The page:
• 52°

Conference in Tuskegee seeks oral histories of racial violence from Lowndes County residents and others

By Fred Guarino

The Lowndes Signal

Residents of Lowndes County and others who knew someone who was killed due to racial violence between the years 1930-1970 are being sought for the Resurrecting Their Stories Project (RTS).

The oral histories will be collected on Saturday, June 10. But participation should be confirmed by June 2.

According to Josephine Bolling McCall of The Elmore Bolling Foundation, “The Resurrecting Their Stories Project (RTS) will collect oral histories and historical material relating to racial violence in Southeast Alabama between 1930 and 1970.  These oral histories will be made available online to the public for historical study.”

She said, “The principal convener of the RTS project is the Civil Rights and Restorative Justice Project at Northeastern University School of Law.  Collaborating entities are The Elmore Bolling Foundation, the Tuskegee Institute National Historic Site of the National Park Service, Tuskegee University Archives and the Alabama NAACP.”

According to information provided by McCall, anyone interested in sharing their stories, their photographs and other materials or participating in an oral interview on Saturday, June 10 between 9 a.m. and 5 p.m. should please contact: Dr. Rhonda Jones, CRRJ, at 617-373- 3495, r.jones@northeastern.edu or Victoria Rothbaum, The Elmore Bolling Foundation, at 781-820-0082, rothbaumv@gmail.com by Friday, June 2.

McCall is the daughter of Elmore Bolling, a black entrepreneur and philanthropist from Lowndesboro, who she said had successful business interests that led to him being killed at the age of 39 on Dec. 4, 1947, Bolling is listed among the Alabama Martyrs of the Civil Rights Movement.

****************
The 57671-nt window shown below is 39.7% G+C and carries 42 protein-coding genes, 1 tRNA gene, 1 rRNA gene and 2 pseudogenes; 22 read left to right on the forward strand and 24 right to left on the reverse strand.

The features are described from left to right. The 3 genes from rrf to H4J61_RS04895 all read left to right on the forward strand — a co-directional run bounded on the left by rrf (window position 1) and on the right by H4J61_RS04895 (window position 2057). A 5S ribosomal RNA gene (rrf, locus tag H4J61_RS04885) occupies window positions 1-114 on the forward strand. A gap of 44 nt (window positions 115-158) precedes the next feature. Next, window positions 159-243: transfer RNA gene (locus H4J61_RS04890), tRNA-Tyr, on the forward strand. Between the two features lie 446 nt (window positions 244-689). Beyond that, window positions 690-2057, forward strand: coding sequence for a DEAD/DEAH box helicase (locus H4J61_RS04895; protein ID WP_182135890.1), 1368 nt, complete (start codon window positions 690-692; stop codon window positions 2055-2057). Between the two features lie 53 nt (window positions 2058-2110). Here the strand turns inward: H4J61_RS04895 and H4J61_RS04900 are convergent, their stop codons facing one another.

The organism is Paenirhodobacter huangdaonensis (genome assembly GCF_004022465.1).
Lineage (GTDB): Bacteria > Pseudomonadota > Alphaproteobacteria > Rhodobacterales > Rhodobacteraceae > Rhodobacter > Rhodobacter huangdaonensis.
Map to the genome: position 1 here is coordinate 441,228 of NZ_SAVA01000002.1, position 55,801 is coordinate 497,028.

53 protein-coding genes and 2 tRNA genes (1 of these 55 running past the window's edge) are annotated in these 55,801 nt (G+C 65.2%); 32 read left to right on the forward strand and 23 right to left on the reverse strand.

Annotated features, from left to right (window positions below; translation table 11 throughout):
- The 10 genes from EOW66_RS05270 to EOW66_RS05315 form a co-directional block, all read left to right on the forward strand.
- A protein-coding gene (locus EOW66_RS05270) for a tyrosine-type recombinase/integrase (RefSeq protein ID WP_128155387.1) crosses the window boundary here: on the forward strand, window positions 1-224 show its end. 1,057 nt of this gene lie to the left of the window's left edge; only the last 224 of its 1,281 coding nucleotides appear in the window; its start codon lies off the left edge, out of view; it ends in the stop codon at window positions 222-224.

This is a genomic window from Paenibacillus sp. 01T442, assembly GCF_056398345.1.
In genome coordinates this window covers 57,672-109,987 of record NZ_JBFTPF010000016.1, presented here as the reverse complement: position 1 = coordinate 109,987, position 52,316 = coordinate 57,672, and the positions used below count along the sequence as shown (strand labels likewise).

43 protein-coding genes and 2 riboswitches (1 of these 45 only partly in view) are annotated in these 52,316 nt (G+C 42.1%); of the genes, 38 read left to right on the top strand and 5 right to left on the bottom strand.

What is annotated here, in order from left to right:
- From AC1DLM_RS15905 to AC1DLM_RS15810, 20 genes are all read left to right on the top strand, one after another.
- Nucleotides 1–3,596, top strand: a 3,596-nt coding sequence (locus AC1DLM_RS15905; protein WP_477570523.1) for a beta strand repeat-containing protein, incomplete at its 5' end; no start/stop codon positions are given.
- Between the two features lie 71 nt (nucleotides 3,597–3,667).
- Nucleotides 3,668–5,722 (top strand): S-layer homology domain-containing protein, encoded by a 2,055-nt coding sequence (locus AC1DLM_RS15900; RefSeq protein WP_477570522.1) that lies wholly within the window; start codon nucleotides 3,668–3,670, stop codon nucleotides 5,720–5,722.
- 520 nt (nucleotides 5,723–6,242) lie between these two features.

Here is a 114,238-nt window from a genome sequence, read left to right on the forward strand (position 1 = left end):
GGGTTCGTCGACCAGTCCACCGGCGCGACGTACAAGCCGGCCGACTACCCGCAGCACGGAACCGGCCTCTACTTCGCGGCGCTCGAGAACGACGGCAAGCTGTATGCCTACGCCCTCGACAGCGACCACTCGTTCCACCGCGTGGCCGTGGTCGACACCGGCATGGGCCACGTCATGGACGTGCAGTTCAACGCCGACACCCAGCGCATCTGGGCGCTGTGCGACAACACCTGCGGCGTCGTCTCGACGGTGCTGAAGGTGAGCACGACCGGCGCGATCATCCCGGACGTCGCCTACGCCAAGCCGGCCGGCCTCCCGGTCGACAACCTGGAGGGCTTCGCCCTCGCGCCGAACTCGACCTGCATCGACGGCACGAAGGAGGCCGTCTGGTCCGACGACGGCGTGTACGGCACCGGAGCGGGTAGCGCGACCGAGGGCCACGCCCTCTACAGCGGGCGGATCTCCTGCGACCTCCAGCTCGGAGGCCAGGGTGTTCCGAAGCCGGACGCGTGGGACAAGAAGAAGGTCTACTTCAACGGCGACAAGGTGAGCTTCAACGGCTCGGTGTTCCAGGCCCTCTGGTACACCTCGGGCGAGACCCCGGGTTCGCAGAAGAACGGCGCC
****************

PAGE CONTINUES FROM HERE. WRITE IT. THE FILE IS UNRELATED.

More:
Bolling is remembered by Lowndes County residents as a man who never learned to read and write, but who was a trailblazer in diversified farming who became a farmer, livestock owner, trucker and transporter.  He had a general store and service station on U.S. 80, which provided space for social events.

He is also remembered for his generosity to others.

McCall is also the author of the book “The penalty for Success: My Father Was Lynched in Lowndes County, Alabama.

According to a Dec. 7, 1947 newspaper account, Bolling was shot six times in the front and once in the back and left lying in a ditch.

McCall said, a conference will be held at the Kellogg Center located on the campus of Tuskegee University, Friday and Saturday, June 9 and 10 during which a forum is scheduled for Friday evening. And on Saturday, she said the program will include pertinent sessions and the interviewing of victims and/or families who have experienced racial terror.

She stressed, “This is a free conference and is open to all races, creeds, and colors.”